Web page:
The extent to which elevated uric acid (UA) levels should merit the medical community’s attention as a cardiovascular risk factor is a long-debated topic. Data accruing from the Framingham Heart Study, founded in 1948, determined that UA is associated with CV disease, but it is important to stress that correlation does not equate to causation. Even in the event that such a causal relationship is found, whether or not modulation of UA can be both safe and effective is unclear.
Rheumatoid arthritis (RA) and psoriasis (with or without psoriatic arthritis) are both typically considered rheumatologic disorders, primarily because of their similar connection to abnormal immunological pathways. General recognition of the increased risk for CVD in psoriasis patients, in fact, followed the widespread identification and appreciation of the amplified risk of CVD conferred by rheumatoid arthritis.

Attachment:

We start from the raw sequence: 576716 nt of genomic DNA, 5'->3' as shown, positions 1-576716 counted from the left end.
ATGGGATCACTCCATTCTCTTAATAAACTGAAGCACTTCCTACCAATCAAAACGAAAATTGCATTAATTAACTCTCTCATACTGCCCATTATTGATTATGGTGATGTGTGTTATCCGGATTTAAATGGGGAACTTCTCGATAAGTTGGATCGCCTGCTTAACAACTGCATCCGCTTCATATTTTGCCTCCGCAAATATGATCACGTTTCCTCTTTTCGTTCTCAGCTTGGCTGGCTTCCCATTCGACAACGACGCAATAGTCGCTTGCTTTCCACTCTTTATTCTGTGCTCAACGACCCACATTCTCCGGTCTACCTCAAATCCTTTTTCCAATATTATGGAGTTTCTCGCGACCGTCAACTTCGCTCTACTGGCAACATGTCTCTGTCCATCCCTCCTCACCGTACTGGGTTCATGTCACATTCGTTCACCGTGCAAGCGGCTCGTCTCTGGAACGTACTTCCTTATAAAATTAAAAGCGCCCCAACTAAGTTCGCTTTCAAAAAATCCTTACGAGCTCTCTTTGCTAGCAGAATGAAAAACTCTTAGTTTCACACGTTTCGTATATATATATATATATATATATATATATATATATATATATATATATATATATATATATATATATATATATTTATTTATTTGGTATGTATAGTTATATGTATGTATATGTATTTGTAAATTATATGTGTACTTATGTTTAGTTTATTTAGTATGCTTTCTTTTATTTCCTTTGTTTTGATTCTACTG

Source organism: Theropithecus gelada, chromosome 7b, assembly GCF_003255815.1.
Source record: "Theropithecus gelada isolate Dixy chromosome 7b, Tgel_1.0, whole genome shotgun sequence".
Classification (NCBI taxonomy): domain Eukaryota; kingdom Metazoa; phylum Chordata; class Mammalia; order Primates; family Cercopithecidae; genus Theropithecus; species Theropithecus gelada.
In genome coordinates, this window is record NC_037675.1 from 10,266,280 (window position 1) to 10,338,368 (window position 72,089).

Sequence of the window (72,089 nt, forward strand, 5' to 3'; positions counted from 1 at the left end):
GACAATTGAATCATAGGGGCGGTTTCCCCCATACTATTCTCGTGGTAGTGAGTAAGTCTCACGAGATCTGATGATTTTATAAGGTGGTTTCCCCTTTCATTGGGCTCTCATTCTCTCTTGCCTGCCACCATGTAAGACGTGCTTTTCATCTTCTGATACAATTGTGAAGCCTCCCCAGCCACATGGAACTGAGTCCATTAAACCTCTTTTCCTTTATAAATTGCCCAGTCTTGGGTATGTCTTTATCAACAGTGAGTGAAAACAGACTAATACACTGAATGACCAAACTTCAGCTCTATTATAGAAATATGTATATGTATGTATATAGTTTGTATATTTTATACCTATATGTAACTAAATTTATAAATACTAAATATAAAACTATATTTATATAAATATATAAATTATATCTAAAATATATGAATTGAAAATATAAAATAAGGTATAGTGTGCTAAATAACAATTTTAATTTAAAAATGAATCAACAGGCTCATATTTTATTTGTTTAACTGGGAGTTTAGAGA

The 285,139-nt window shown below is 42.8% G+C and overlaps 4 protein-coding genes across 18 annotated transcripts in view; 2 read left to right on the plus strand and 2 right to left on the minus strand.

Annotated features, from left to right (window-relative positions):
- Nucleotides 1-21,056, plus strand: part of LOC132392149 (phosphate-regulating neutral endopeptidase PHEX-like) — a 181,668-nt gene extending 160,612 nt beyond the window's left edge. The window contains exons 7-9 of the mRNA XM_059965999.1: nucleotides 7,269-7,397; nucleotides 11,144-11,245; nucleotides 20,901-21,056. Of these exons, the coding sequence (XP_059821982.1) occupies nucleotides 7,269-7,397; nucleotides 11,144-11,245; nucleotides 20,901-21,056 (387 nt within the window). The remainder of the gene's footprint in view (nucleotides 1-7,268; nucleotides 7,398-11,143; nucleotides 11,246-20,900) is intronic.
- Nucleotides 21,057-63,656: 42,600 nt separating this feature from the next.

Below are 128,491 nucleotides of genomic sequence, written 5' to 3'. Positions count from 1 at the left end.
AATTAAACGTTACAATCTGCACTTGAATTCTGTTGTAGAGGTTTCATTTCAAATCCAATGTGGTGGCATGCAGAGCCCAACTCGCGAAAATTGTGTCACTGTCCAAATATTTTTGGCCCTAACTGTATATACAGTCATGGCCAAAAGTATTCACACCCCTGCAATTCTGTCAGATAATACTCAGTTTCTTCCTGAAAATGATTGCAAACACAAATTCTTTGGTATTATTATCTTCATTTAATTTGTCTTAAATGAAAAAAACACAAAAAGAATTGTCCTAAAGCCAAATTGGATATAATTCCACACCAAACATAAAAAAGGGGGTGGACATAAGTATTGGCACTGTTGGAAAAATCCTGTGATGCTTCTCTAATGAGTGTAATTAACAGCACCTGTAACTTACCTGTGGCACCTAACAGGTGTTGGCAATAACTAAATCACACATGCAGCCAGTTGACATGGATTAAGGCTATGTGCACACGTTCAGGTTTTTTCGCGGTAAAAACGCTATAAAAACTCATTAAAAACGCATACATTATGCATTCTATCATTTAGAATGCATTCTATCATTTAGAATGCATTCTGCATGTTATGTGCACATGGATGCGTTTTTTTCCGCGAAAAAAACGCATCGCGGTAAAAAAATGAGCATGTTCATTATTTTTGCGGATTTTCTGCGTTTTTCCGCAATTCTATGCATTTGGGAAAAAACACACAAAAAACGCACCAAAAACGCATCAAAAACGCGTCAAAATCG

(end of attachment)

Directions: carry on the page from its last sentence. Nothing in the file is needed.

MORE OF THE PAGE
In spite of the acknowledgement that psoriasis and RA correlate with an increase in the risk of cardiovascular problems, the specifics of this risk remains poorly-understood — from this, investigations into the link between hyperuricemia, cardiovascular issues and psoriasis are understandable, if not warranted.
Gisondi et al, in exploring this link, compared serum UA levels in 119 psoriasis patients with 119 controls. The study found that asymptomatic hyperuricemia was nearly three times as common amongst psoriasis patients (19%) as it was amongst the control patients (7%). In addition, Gisondi et al found that the average serum UA levels in psoriasis patients were much higher than the levels of the controls (5.6 md/dL vs 4.9 mg/dL).
As psoriasis is characterized by rapid turnover of skin cells, psoriasis’s symptoms could influence serum UA. Whether the observed spike in CVD rates among psoriasis patients is a product of, or is affected by hyperuricemia and elevated UA levels, however, has yet to be definitively determined.